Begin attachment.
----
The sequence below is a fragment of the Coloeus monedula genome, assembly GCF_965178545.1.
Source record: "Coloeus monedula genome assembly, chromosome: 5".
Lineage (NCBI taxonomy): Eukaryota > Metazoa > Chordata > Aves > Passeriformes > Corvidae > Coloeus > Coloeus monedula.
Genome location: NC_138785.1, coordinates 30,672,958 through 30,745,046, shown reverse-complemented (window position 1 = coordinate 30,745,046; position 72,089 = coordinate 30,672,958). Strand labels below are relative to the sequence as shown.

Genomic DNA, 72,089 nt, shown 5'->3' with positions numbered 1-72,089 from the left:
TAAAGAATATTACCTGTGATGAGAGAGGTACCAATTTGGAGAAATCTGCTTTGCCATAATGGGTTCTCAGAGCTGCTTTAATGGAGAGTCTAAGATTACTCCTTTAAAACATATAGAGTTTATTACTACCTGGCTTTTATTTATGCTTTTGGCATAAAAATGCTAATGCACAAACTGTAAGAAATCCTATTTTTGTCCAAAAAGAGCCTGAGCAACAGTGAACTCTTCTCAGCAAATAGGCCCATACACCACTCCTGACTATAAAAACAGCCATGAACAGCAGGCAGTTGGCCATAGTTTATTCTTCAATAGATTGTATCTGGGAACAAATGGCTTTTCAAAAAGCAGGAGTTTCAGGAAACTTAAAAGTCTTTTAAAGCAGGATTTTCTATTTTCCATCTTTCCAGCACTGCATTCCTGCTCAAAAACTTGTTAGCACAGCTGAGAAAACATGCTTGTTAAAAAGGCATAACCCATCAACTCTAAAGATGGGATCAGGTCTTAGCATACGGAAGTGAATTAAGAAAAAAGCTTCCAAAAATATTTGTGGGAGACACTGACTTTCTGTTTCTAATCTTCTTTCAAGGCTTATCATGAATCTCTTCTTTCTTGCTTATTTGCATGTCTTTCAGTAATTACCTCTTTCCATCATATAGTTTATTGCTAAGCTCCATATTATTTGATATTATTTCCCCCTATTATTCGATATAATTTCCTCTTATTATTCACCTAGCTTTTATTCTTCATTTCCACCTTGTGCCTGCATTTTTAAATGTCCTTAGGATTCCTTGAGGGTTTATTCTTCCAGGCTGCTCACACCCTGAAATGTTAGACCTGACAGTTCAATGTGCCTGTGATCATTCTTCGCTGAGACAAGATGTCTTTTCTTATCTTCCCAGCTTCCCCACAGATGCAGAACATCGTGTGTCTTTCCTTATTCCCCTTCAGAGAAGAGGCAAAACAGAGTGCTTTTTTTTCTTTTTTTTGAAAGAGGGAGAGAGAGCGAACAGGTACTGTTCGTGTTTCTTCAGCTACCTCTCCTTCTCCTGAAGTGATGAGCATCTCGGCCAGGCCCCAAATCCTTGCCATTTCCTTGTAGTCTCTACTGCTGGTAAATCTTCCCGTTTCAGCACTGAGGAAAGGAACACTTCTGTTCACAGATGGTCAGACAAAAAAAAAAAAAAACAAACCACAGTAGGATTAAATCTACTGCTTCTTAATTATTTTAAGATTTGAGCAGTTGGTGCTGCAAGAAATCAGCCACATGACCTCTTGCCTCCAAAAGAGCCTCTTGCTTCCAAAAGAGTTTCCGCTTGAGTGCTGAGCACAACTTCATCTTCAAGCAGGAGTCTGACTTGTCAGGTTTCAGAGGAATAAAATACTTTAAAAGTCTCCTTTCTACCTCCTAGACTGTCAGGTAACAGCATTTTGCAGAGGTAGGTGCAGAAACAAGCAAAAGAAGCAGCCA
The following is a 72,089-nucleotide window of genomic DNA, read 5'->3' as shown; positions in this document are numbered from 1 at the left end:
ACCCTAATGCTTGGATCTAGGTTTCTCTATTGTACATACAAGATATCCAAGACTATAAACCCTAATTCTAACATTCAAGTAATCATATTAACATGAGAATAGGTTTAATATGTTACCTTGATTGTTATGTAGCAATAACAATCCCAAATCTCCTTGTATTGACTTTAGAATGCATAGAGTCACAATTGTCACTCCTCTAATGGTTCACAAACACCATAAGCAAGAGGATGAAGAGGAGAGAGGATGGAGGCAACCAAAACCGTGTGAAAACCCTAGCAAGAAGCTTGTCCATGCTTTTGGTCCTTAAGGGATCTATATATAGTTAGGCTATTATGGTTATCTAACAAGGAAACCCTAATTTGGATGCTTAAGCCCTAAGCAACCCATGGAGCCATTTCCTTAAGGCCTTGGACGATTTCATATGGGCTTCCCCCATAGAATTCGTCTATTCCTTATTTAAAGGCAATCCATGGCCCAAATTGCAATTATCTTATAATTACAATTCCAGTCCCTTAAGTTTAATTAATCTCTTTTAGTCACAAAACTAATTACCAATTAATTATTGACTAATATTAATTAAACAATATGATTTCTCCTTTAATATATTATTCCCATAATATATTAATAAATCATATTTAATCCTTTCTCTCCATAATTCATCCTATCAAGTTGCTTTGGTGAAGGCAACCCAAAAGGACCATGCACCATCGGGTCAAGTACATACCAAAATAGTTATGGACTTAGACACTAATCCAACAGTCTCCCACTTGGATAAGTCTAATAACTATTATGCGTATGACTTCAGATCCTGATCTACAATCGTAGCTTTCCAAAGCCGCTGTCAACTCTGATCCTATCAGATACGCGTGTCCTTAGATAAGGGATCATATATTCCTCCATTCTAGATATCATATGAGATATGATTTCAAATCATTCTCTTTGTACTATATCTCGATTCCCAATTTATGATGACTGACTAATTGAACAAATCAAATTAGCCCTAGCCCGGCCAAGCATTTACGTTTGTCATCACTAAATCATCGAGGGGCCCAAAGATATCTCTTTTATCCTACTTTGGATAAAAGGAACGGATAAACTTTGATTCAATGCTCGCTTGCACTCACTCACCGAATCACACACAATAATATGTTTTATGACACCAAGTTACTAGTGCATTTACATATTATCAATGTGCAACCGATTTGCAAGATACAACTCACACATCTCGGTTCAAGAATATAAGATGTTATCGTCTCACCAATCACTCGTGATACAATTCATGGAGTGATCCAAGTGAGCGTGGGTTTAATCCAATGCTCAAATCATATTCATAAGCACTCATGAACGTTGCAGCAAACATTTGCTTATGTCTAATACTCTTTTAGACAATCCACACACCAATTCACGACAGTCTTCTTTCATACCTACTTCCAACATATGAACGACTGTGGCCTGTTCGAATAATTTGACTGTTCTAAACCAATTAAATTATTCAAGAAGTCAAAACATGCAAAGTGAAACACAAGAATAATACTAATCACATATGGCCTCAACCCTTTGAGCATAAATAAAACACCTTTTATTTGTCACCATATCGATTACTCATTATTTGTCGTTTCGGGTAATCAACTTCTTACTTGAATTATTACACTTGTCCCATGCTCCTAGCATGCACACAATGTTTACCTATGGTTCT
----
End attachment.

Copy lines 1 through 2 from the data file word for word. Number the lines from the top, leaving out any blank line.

The sequence below is a fragment of the Coloeus monedula genome, assembly GCF_965178545.1.
Source record: "Coloeus monedula genome assembly, chromosome: 5".